The room I was shown this time led directly on to the outer patio and had three large south facing windows.  The room had some original features of the original building which although a little crude, added a certain authentic charm to the place and what furniture there was, was certainly better than in the Dar Zamaria.  There was a roof restaurant with a panoramic view of the Citadel.  Ok, there was a damp patch on the ceiling of my room but at least it was a cheaper damp patch!


While I was in Aleppo I tried a “hammam” there also.  There was a very famous “hammam” dating from the 15th century but it has become somewhat touristy and I was informed that the service there can be a little abrupt.  Mohammed persuaded me to accompany him to a “hammam” within the “souk” which was used by the local traders.  It too was old but not very lovingly restored but it was efficient.  Samer had arranged to meet us there so we could go to dinner together and in the end we ran out of time and didn’t have time for a massage.  But I had given a little Shiatsu to Mohammed with which he was very impressed.  Dinner was in the same restaurant as the night before but this time without the presence of any secret police.


The following day I had arranged for a car to take me to Qala’at Samaan and Qalb Lozeh.  I was particularly interested in both of these places since there were examples of the earliest Byzantine architecture there, forerunner of the Romanesque style, perhaps one of my favourite architectural styles.  Qala’at Samaan is the more important of the sites and one of the most important sites in northern Syria.  Its history is fascinating.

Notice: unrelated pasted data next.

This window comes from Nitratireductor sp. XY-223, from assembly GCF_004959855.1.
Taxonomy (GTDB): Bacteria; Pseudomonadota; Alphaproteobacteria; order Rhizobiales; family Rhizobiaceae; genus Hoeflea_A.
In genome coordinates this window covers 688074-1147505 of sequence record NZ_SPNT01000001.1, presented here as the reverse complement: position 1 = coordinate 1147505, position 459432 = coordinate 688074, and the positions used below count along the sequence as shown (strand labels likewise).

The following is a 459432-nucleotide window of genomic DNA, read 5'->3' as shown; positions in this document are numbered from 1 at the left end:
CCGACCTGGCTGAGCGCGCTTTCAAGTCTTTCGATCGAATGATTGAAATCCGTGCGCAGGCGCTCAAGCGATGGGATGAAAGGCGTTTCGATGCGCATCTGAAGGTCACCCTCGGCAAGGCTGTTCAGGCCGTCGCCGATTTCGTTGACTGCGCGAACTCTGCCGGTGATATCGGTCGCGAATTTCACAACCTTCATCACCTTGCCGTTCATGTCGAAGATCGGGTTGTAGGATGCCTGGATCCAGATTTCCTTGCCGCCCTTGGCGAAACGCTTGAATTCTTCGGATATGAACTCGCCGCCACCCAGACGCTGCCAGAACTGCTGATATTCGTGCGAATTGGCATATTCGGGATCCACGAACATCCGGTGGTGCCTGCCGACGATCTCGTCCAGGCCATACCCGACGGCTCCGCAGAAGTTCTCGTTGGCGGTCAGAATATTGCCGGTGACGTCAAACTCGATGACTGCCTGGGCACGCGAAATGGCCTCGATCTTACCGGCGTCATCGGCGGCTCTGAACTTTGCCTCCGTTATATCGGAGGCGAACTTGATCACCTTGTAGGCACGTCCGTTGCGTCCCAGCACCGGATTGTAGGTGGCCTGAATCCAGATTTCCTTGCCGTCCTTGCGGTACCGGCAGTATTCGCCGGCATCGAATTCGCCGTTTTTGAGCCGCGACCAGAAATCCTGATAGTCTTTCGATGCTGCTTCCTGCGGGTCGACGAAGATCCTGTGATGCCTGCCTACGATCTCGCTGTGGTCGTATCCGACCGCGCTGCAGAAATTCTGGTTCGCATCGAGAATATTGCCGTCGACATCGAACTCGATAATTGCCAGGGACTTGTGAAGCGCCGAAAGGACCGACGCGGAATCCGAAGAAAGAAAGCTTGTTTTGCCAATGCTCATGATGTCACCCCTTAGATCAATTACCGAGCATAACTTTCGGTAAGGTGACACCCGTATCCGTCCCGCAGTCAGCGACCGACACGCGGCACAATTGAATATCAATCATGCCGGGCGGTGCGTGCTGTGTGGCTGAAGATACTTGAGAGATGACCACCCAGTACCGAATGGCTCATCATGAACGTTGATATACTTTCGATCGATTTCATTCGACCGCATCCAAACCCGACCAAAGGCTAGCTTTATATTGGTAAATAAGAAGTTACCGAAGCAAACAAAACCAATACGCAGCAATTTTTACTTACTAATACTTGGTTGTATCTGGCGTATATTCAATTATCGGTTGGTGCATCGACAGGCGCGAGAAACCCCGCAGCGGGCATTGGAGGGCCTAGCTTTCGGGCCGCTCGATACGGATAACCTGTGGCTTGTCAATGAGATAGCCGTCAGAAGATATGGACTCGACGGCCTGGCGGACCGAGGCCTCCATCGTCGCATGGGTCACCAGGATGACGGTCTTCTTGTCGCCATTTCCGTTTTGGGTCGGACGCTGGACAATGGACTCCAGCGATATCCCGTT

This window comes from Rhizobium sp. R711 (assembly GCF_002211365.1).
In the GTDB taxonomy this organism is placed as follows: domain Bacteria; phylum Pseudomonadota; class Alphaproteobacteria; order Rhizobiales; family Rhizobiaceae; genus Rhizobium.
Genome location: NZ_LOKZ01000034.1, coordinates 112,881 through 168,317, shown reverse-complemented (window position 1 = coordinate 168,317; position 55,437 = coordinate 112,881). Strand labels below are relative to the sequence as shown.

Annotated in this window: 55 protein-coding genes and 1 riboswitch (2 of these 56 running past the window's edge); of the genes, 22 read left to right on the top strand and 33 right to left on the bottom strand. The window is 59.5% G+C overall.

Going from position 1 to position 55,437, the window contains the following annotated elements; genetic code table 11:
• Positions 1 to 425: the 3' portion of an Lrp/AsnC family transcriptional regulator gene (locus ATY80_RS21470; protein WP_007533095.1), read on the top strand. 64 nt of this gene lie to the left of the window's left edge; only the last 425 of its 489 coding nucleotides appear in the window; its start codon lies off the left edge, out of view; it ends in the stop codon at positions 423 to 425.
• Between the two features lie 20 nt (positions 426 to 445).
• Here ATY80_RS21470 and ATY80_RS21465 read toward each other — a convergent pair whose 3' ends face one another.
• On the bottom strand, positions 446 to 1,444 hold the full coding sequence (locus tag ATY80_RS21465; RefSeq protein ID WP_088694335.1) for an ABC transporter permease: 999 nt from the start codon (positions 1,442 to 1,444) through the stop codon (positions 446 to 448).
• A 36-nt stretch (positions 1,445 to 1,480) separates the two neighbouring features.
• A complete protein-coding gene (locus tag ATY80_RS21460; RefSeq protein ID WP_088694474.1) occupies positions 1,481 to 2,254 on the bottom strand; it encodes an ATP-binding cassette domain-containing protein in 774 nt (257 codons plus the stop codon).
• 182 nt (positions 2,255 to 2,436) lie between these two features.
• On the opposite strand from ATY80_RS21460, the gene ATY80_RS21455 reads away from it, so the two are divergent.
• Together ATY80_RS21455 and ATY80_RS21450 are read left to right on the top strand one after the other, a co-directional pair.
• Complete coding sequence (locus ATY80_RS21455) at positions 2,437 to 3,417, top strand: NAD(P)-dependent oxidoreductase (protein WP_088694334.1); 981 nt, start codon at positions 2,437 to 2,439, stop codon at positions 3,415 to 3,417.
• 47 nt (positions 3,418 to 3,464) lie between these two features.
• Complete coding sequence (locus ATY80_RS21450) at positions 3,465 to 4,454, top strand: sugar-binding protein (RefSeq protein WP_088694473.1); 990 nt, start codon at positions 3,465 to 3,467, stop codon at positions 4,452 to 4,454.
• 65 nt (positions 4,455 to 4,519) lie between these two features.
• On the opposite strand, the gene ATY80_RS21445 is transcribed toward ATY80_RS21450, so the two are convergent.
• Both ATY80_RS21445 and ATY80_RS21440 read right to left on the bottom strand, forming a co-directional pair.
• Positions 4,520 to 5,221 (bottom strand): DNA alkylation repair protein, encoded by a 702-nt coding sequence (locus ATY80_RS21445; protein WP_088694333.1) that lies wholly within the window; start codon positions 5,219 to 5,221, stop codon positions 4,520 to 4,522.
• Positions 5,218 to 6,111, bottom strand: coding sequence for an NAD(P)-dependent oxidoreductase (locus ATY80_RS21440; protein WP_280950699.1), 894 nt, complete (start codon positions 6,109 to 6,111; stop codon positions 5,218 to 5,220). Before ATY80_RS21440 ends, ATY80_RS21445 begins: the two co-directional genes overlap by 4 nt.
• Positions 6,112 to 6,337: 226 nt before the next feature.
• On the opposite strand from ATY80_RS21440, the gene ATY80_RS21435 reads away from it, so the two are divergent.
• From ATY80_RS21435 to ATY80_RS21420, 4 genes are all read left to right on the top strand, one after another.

“Samaan” is the Arabic version of “Simeon”, “Simon of the Desert”, a totally strange early Christian ascetic.  He was born in 392AD and at a very early age decided on a monastic life.  However, it seems that life in a monastery wasn’t sufficiently ascetic for him and he retreated to the hills to live a solitary life.  Gradually word got around about this strange character and people flocked to see him and ask for blessing.  It seems that he didn’t like this intrusion in to his life and to get away from people and stop them touching him, he started to live on top of a 3 metre high pillar.  Over time he became more and more intolerant until eventually he spent almost 40 years living on top of an 18 metre (58 feet) high pillar.  His very strange behaviour seemed to inspire other followers and all sorts of people started to live on top of pillars except in northern Europe where it seems the climate was too cold.  After his death a huge basilica was built around the pillar where he has spent most of his life and it was this that I came to see.  It really is in remarkable condition considering that it was built almost 2,000 years ago and it must have been absolutely magnificent in its time.  According to my guide book it was then, the largest church in the world.  There are plenty of beautifully carved pieces of masonry to admire although Simeon’s pillar is just a large rock now, apparently reduced to this state by pilgrims chipping pieces off as souvenirs.